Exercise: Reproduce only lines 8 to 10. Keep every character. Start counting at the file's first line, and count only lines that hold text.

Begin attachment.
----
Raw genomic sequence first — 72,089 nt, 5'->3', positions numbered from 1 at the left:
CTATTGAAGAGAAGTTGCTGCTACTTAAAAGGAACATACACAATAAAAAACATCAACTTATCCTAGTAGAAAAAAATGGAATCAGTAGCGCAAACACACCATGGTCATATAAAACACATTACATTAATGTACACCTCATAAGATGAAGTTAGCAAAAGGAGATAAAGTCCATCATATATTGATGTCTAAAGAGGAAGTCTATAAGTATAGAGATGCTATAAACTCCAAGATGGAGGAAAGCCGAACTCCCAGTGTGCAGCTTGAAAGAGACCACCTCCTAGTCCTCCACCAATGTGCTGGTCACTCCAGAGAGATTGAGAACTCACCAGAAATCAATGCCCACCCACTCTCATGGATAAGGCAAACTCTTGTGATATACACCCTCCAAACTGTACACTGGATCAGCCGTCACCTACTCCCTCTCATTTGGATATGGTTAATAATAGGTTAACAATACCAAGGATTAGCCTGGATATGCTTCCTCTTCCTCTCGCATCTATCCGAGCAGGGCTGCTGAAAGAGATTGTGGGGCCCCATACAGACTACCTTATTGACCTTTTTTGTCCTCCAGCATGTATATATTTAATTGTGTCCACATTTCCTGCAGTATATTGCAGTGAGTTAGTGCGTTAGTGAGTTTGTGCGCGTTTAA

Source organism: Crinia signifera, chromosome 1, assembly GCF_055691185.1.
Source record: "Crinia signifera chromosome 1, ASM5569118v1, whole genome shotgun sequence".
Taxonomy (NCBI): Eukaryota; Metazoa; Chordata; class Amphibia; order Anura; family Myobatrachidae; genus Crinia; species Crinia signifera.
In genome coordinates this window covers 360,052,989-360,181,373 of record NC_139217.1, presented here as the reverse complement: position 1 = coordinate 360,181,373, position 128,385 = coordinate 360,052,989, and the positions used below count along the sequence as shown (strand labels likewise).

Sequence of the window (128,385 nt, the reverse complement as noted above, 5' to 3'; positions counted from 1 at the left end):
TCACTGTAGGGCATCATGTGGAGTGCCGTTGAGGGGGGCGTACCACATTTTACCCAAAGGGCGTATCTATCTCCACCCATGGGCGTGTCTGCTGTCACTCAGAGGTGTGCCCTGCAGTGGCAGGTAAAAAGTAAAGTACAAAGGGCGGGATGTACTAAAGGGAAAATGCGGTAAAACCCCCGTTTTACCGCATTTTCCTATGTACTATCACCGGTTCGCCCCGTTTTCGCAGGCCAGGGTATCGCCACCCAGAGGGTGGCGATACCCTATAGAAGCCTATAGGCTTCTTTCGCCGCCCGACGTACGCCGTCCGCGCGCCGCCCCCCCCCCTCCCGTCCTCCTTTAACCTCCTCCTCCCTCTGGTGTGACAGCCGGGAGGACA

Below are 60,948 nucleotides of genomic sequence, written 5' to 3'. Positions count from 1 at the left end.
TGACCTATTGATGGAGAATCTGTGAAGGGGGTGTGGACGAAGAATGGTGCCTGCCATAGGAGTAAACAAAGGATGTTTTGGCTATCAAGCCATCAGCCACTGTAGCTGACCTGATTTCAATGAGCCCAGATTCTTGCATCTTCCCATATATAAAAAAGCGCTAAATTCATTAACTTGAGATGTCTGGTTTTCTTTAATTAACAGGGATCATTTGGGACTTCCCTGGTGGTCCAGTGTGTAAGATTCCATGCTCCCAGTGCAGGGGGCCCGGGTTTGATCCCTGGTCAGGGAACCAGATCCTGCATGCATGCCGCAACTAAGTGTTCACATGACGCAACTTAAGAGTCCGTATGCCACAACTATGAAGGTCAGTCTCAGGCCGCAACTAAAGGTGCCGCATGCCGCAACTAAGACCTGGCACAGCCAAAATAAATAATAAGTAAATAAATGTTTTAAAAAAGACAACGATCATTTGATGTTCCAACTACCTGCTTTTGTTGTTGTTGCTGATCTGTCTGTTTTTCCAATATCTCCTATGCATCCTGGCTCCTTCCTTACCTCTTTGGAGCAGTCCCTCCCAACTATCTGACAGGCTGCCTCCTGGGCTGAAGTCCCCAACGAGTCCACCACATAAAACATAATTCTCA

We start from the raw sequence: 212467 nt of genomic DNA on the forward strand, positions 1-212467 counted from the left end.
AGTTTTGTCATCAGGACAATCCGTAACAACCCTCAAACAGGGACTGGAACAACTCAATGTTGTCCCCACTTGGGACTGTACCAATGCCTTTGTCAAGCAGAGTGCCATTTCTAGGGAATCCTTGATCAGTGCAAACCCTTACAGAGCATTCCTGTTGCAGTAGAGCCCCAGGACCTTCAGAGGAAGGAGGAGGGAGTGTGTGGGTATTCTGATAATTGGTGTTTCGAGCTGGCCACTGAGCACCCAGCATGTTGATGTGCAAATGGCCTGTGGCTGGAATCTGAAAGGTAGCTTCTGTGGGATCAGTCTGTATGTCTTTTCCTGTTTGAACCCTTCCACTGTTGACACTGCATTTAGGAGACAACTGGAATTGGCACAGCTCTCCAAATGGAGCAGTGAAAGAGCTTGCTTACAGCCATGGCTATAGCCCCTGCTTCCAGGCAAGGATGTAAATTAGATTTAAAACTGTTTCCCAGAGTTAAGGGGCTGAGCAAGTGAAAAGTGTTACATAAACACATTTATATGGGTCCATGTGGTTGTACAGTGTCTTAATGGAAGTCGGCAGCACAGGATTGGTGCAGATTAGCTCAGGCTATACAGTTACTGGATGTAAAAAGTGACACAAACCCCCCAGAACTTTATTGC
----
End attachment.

TCACTGTAGGGCATCATGTGGAGTGCCGTTGAGGGGGGCGTACCACATTTTACCCAAAGGGCGTATCTATCTCCACCCATGGGCGTGTCTGCTGTCACTCAGAGGTGTGCCCTGCAGTGGCAGGTAAAAAGTAAAGTACAAAGGGCGGGATGTACTAAAGGGAAAATGCGGTAAAACCCCCGTTTTACCGCATTTTCCTATGTACTATCACCGGTTCGCCCCGTTTTCGCAGGCCAGGGTATCGCCACCCAGAGGGTGGCGATACCCTATAGAAGCCTATAGGCTTCTTTCGCCGCCCGACGTACGCCGTCCGCGCGCCGCCCCCCCCCCTCCCGTCCTCCTTTAACCTCCTCCTCCCTCTGGTGTGACAGCCGGGAGGACA

Below are 60,948 nucleotides of genomic sequence, written 5' to 3'. Positions count from 1 at the left end.
TGACCTATTGATGGAGAATCTGTGAAGGGGGTGTGGACGAAGAATGGTGCCTGCCATAGGAGTAAACAAAGGATGTTTTGGCTATCAAGCCATCAGCCACTGTAGCTGACCTGATTTCAATGAGCCCAGATTCTTGCATCTTCCCATATATAAAAAAGCGCTAAATTCATTAACTTGAGATGTCTGGTTTTCTTTAATTAACAGGGATCATTTGGGACTTCCCTGGTGGTCCAGTGTGTAAGATTCCATGCTCCCAGTGCAGGGGGCCCGGGTTTGATCCCTGGTCAGGGAACCAGATCCTGCATGCATGCCGCAACTAAGTGTTCACATGACGCAACTTAAGAGTCCGTATGCCACAACTATGAAGGTCAGTCTCAGGCCGCAACTAAAGGTGCCGCATGCCGCAACTAAGACCTGGCACAGCCAAAATAAATAATAAGTAAATAAATGTTTTAAAAAAGACAACGATCATTTGATGTTCCAACTACCTGCTTTTGTTGTTGTTGCTGATCTGTCTGTTTTTCCAATATCTCCTATGCATCCTGGCTCCTTCCTTACCTCTTTGGAGCAGTCCCTCCCAACTATCTGACAGGCTGCCTCCTGGGCTGAAGTCCCCAACGAGTCCACCACATAAAACATAATTCTCA